Experts Discuss What is Needed to Repeal and Replace the ACA

As Congress and the Trump administration continue to figure out how to go about repealing and replacing the Affordable Care Act (ACA or "Obamacare"), the Committee for a Responsible Federal Budget (CRFB) and Kaiser Family Foundation (KFF) convened two panels of experts on Tuesday to discuss challenges and principles to guide the deliberation. The event kicked off with remarks from KFF president and CEO Drew Altman and CRFB president Maya MacGuineas, who both shared the sentiment that health care reform is a formidable issue without simple answers and has potentially large fiscal consequences.

The first panel, moderated by CRFB senior vice president and senior policy director Marc Goldwein, discussed the principles for "repeal and replace" going forward. Stephanie Carlton of McKinsey & Company (formerly of the Senate Finance Committee Republican staff) noted that the ACA has been able to achieve significant reduction in the uninsured rate but hasn't had enough of an effect on cost control and price transparency, and Liz Fowler of Johnson & Johnson (formerly of the Senate Finance Committee Democratic staff) agreed and added that the ACA should be built upon in a fiscally responsible way that addresses its missteps without reducing coverage or raising premiums. Avik Roy of the Foundation for Research on Equal Opportunity shifted the conversation to discussing how to get a better value out of the U.S. health care system at a lower price, and he stressed that reform need not reduce coverage while accomplishing these goals. And Harold Pollack of the University of Chicago commented that there should be work done to make ACA subsidies more generous and that good policy might not necessarily equal good politics when it comes to solving health care cost issues.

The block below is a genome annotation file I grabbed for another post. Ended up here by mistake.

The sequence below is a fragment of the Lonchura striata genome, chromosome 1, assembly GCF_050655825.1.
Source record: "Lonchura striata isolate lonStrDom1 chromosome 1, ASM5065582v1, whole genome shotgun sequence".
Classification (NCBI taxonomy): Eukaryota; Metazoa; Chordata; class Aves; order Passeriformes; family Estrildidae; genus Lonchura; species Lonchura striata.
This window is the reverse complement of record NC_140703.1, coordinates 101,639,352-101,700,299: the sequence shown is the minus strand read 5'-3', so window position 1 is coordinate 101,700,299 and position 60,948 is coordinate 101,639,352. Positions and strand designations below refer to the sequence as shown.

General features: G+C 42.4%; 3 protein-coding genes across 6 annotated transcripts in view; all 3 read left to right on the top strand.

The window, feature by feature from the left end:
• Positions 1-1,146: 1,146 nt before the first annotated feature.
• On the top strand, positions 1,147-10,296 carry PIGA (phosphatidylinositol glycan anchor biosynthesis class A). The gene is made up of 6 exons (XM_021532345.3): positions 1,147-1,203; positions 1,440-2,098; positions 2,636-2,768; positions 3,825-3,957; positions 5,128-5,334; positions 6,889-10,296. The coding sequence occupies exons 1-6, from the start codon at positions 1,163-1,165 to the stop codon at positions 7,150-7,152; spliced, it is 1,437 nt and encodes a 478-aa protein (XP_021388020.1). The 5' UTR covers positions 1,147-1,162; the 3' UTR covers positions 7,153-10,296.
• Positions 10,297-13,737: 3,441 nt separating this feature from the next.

The panel agreed in many areas, like making sure the ACA subsidies are structured correctly and limiting market distortions while encouraging innovation. However, they disagreed on whether the system was better now than before the ACA, with Fowler and Pollack saying it was much improved while Roy said it is even worse because of Medicaid expansion, and Carlton argued neither the pre-ACA or post-ACA status quo should be accepted as perfect. All four panelists agreed that there was certainly room for improvement from the current state of health care, but their approaches differed in magnitude and philosophy.

The second panel, moderated by KFF senior vice president for special initiatives Larry Levitt, focused on what a possible replacement plan could look like. Joe Antos of the American Enterprise Institute said any replacement should focus on cost control, which he noted was the area that the ACA failed and will be key moving forward. Peter Lee of Covered California suggested that the most important aspect of any replacement is financial help in the form of Medicaid expansion and age-, region-, and income-adjusted tax credits. Bill Hoagland of the Bipartisan Policy Center (and CRFB board member) noted that it would be very difficult to generate a replacement that reduces the deficit without focusing on price, which drives the cost issue of health care. Chris Jennings of Jennings Policy Strategies (formerly of the Obama administration) explained that there would be a tradeoff between coverage and benefits if a replacement were be deficit-reducing.

The panel participants disagreed on whether a replacement could reduce costs without reducing benefits, but they largely agreed on the idea that replacing the ACA would be an enormous lift that should be figured out before changes are made. Antos argued that there are lots of plans for replacement, but none have been detailed because it is a new political reality to move forward with "repeal and replace." Lee, Hoagland, and Jennings argued that the devil would be in the details, which would be much more difficult to figure out than the current replacement plans portray.

Watch the video from the event:

You can watch the full video here as well. For additional CRFB information on ACA "repeal and replace", check out these materials:

Or scroll through our Chartbook: Affordable Care Act "Repeal & Replace" Effects & Implications below: